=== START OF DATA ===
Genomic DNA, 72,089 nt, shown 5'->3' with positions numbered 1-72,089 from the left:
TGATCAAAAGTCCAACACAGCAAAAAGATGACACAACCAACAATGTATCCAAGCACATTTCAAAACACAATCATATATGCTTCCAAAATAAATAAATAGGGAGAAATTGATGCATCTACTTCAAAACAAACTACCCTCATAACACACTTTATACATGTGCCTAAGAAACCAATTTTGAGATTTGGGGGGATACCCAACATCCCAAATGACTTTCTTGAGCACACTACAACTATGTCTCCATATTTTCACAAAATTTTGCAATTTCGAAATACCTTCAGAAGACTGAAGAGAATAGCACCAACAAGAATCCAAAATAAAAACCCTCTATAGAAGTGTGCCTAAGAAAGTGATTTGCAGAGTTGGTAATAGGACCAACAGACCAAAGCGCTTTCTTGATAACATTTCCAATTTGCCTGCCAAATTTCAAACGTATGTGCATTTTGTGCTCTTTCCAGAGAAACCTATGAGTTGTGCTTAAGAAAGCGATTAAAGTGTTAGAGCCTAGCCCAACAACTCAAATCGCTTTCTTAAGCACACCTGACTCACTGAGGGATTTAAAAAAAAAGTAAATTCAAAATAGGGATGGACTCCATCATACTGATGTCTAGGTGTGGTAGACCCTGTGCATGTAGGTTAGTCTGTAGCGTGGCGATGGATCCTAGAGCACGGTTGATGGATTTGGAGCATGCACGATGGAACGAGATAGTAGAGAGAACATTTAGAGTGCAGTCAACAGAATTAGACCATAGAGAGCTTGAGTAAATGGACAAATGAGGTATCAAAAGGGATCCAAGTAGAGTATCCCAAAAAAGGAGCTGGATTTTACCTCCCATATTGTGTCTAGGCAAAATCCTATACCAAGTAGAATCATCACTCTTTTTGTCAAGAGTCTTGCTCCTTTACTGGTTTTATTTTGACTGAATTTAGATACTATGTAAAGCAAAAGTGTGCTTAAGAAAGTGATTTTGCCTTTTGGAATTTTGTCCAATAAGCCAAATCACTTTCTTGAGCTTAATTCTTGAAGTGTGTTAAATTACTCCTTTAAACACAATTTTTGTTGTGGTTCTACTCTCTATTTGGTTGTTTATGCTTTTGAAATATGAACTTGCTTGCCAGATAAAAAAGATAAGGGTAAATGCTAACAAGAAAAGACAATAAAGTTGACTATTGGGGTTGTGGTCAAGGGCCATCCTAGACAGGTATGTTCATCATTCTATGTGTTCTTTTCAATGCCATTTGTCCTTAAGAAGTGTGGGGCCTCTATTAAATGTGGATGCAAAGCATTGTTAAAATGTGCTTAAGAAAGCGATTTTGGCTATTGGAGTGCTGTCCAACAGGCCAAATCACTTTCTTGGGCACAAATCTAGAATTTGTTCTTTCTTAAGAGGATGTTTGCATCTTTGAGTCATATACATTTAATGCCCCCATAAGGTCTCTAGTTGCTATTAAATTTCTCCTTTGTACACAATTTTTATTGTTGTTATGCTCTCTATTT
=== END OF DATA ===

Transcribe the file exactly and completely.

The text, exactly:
Genomic DNA, 72,089 nt, shown 5'->3' with positions numbered 1-72,089 from the left:
TGATCAAAAGTCCAACACAGCAAAAAGATGACACAACCAACAATGTATCCAAGCACATTTCAAAACACAATCATATATGCTTCCAAAATAAATAAATAGGGAGAAATTGATGCATCTACTTCAAAACAAACTACCCTCATAACACACTTTATACATGTGCCTAAGAAACCAATTTTGAGATTTGGGGGGATACCCAACATCCCAAATGACTTTCTTGAGCACACTACAACTATGTCTCCATATTTTCACAAAATTTTGCAATTTCGAAATACCTTCAGAAGACTGAAGAGAATAGCACCAACAAGAATCCAAAATAAAAACCCTCTATAGAAGTGTGCCTAAGAAAGTGATTTGCAGAGTTGGTAATAGGACCAACAGACCAAAGCGCTTTCTTGATAACATTTCCAATTTGCCTGCCAAATTTCAAACGTATGTGCATTTTGTGCTCTTTCCAGAGAAACCTATGAGTTGTGCTTAAGAAAGCGATTAAAGTGTTAGAGCCTAGCCCAACAACTCAAATCGCTTTCTTAAGCACACCTGACTCACTGAGGGATTTAAAAAAAAAGTAAATTCAAAATAGGGATGGACTCCATCATACTGATGTCTAGGTGTGGTAGACCCTGTGCATGTAGGTTAGTCTGTAGCGTGGCGATGGATCCTAGAGCACGGTTGATGGATTTGGAGCATGCACGATGGAACGAGATAGTAGAGAGAACATTTAGAGTGCAGTCAACAGAATTAGACCATAGAGAGCTTGAGTAAATGGACAAATGAGGTATCAAAAGGGATCCAAGTAGAGTATCCCAAAAAAGGAGCTGGATTTTACCTCCCATATTGTGTCTAGGCAAAATCCTATACCAAGTAGAATCATCACTCTTTTTGTCAAGAGTCTTGCTCCTTTACTGGTTTTATTTTGACTGAATTTAGATACTATGTAAAGCAAAAGTGTGCTTAAGAAAGTGATTTTGCCTTTTGGAATTTTGTCCAATAAGCCAAATCACTTTCTTGAGCTTAATTCTTGAAGTGTGTTAAATTACTCCTTTAAACACAATTTTTGTTGTGGTTCTACTCTCTATTTGGTTGTTTATGCTTTTGAAATATGAACTTGCTTGCCAGATAAAAAAGATAAGGGTAAATGCTAACAAGAAAAGACAATAAAGTTGACTATTGGGGTTGTGGTCAAGGGCCATCCTAGACAGGTATGTTCATCATTCTATGTGTTCTTTTCAATGCCATTTGTCCTTAAGAAGTGTGGGGCCTCTATTAAATGTGGATGCAAAGCATTGTTAAAATGTGCTTAAGAAAGCGATTTTGGCTATTGGAGTGCTGTCCAACAGGCCAAATCACTTTCTTGGGCACAAATCTAGAATTTGTTCTTTCTTAAGAGGATGTTTGCATCTTTGAGTCATATACATTTAATGCCCCCATAAGGTCTCTAGTTGCTATTAAATTTCTCCTTTGTACACAATTTTTATTGTTGTTATGCTCTCTATTT